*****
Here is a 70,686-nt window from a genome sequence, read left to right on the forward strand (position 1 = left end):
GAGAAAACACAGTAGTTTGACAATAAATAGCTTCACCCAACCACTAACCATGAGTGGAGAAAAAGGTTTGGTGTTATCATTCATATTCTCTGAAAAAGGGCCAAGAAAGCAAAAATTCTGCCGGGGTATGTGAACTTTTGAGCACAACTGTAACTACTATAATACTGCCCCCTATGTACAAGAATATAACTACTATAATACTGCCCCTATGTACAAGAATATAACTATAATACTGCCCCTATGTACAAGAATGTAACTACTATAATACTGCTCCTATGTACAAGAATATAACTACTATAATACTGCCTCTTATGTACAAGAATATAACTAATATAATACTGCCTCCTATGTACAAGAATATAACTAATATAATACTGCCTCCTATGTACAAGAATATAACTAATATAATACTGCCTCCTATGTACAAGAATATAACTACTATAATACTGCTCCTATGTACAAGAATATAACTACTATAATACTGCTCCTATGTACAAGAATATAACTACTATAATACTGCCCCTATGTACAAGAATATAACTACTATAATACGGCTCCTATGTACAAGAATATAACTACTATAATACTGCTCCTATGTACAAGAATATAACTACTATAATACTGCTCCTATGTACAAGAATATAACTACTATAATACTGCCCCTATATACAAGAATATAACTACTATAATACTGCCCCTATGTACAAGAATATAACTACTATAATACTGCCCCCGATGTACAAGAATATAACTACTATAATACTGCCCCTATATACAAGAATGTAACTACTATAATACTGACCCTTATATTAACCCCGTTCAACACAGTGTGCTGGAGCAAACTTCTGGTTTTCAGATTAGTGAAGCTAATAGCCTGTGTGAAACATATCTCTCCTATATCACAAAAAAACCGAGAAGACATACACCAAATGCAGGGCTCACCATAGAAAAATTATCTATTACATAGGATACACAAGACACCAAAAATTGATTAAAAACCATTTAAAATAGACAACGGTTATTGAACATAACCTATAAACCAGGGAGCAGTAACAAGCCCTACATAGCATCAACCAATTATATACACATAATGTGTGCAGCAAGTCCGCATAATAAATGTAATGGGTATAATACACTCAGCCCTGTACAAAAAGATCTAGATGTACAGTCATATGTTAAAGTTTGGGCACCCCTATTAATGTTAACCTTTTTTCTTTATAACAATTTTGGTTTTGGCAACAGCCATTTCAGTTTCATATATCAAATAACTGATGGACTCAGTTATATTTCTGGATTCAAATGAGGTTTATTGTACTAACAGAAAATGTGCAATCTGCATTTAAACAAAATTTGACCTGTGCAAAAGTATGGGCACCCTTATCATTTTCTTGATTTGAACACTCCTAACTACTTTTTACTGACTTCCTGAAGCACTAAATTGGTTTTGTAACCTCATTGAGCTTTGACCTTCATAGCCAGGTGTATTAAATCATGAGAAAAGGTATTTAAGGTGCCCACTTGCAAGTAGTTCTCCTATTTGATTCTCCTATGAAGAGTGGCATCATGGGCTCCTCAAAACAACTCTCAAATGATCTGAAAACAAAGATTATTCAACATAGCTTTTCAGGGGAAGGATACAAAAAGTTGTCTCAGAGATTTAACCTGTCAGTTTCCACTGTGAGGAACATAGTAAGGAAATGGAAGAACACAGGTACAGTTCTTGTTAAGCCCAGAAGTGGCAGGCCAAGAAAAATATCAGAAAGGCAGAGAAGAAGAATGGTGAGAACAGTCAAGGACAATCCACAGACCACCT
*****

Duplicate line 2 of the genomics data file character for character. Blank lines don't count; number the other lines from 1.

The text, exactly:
GAGAAAACACAGTAGTTTGACAATAAATAGCTTCACCCAACCACTAACCATGAGTGGAGAAAAAGGTTTGGTGTTATCATTCATATTCTCTGAAAAAGGGCCAAGAAAGCAAAAATTCTGCCGGGGTATGTGAACTTTTGAGCACAACTGTAACTACTATAATACTGCCCCCTATGTACAAGAATATAACTACTATAATACTGCCCCTATGTACAAGAATATAACTATAATACTGCCCCTATGTACAAGAATGTAACTACTATAATACTGCTCCTATGTACAAGAATATAACTACTATAATACTGCCTCTTATGTACAAGAATATAACTAATATAATACTGCCTCCTATGTACAAGAATATAACTAATATAATACTGCCTCCTATGTACAAGAATATAACTAATATAATACTGCCTCCTATGTACAAGAATATAACTACTATAATACTGCTCCTATGTACAAGAATATAACTACTATAATACTGCTCCTATGTACAAGAATATAACTACTATAATACTGCCCCTATGTACAAGAATATAACTACTATAATACGGCTCCTATGTACAAGAATATAACTACTATAATACTGCTCCTATGTACAAGAATATAACTACTATAATACTGCTCCTATGTACAAGAATATAACTACTATAATACTGCCCCTATATACAAGAATATAACTACTATAATACTGCCCCTATGTACAAGAATATAACTACTATAATACTGCCCCCGATGTACAAGAATATAACTACTATAATACTGCCCCTATATACAAGAATGTAACTACTATAATACTGACCCTTATATTAACCCCGTTCAACACAGTGTGCTGGAGCAAACTTCTGGTTTTCAGATTAGTGAAGCTAATAGCCTGTGTGAAACATATCTCTCCTATATCACAAAAAAACCGAGAAGACATACACCAAATGCAGGGCTCACCATAGAAAAATTATCTATTACATAGGATACACAAGACACCAAAAATTGATTAAAAACCATTTAAAATAGACAACGGTTATTGAACATAACCTATAAACCAGGGAGCAGTAACAAGCCCTACATAGCATCAACCAATTATATACACATAATGTGTGCAGCAAGTCCGCATAATAAATGTAATGGGTATAATACACTCAGCCCTGTACAAAAAGATCTAGATGTACAGTCATATGTTAAAGTTTGGGCACCCCTATTAATGTTAACCTTTTTTCTTTATAACAATTTTGGTTTTGGCAACAGCCATTTCAGTTTCATATATCAAATAACTGATGGACTCAGTTATATTTCTGGATTCAAATGAGGTTTATTGTACTAACAGAAAATGTGCAATCTGCATTTAAACAAAATTTGACCTGTGCAAAAGTATGGGCACCCTTATCATTTTCTTGATTTGAACACTCCTAACTACTTTTTACTGACTTCCTGAAGCACTAAATTGGTTTTGTAACCTCATTGAGCTTTGACCTTCATAGCCAGGTGTATTAAATCATGAGAAAAGGTATTTAAGGTGCCCACTTGCAAGTAGTTCTCCTATTTGATTCTCCTATGAAGAGTGGCATCATGGGCTCCTCAAAACAACTCTCAAATGATCTGAAAACAAAGATTATTCAACATAGCTTTTCAGGGGAAGGATACAAAAAGTTGTCTCAGAGATTTAACCTGTCAGTTTCCACTGTGAGGAACATAGTAAGGAAATGGAAGAACACAGGTACAGTTCTTGTTAAGCCCAGAAGTGGCAGGCCAAGAAAAATATCAGAAAGGCAGAGAAGAAGAATGGTGAGAACAGTCAAGGACAATCCACAGACCACCT